Let’s say you have actually spent weeks researching and brainstorming on a preferable marketing strategy for your new startup business. You even have an air tight budget that takes into account every single cost of doing business down to the last pen and paper. After putting your marketing strategy into motion, it bombs. You have negative ROI, became an embarrassment in the community, and your reputation is tarnished. Well, in a nutshell, you failed. But failure is expected of all entrepreneurs. An entrepreneur who says he has never failed is lying. Whether it is a brand, product, or service proposition, learning from your failures is the key to success. However, most entrepreneurs don’t do themselves any favours because they continue to make the same mistakes over and over. Some don’t listen to the advice of the countless business coaches, and some don’t even bother to take their own advice.
So where do we all go wrong and what can we do about it? Here are three rules of digital marketing that we need to keep in mind.
Rule #1: Focus on Your Target Audience
You may go, tah…but many startup businesses out there are operating without any genuine thought of who their products and services are aimed at. The serious and seasoned entrepreneur always creates a business plan to document everything from the values of the founder to who the final end consumer is.
Before you get to the matter of developing your product or service, you need to get a thorough grip on who your target audience is. The creating of buyer personas is not a fad. It is here to stay and small business entrepreneurs need to learn how to develop them for their startup businesses. The process of developing a buyer persona begins with getting intimate with the people that you want to engage. Define who they are and their role in their role in the organization. What is their problem? What are they looking for in a solution to their problem? A few in-depth interviews with potential customers can help you answer these questions. Developing buyer personas do not happen overnight. The whole process can take from as little as 3 months to as long as 6 to 9 months of research and analysis. Yes people, starting a small business is not easy.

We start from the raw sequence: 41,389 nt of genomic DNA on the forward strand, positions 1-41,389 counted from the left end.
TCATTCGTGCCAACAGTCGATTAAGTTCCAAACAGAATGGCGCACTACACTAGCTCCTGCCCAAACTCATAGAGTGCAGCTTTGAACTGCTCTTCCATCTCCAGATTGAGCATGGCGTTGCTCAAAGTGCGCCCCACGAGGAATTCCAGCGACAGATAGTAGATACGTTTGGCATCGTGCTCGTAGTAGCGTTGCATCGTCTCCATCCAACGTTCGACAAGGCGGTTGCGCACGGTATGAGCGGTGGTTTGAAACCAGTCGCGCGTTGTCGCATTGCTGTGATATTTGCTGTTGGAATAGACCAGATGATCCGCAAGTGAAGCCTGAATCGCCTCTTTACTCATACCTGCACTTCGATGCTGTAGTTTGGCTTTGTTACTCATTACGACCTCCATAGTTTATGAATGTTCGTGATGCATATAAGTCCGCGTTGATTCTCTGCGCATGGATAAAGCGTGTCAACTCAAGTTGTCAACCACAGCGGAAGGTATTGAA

Rule #2: Know What Your Competitors Are Doing.
But do not obsess over them. Many of your competitors are going to be focused on being the low priced leader for your target audience. It is essential to have an understanding of what your competitors are throwing at your target audience. This does not mean matching your competitors word for word, and there are a lot of small businesses doing just that. Have an awareness of what they are doing, but be different. If you are a Christian-owned business, you can offer bible studies once a week at your location or at a nearby shop. It is these little things that will differentiate you from your competitors and why many customers will choose you. Identify what your values are and plan an outreach to your target audience who might be interested. You will be surprised at how many are interested and will begin talking about your business as a result.
Rule #3: It’s Not All About You.
Too often when you visit someone’s social media pages, it is usually filled with self-promotional content. Nothing is wrong with it. However, your social media pages now look spammy. Instead, follow the 80-20 rule. This rule states that 80% of the content that you share on any social media platform should be related content that you find interesting and that will help your audience solve a problem. The remaining 20% of your social media content should be your own. When sharing content of any kind, it should all be focused on a problem that your audience is looking to solve. This way they can come to look at you as a problem solver, and will likely at some point, hire you to solve it.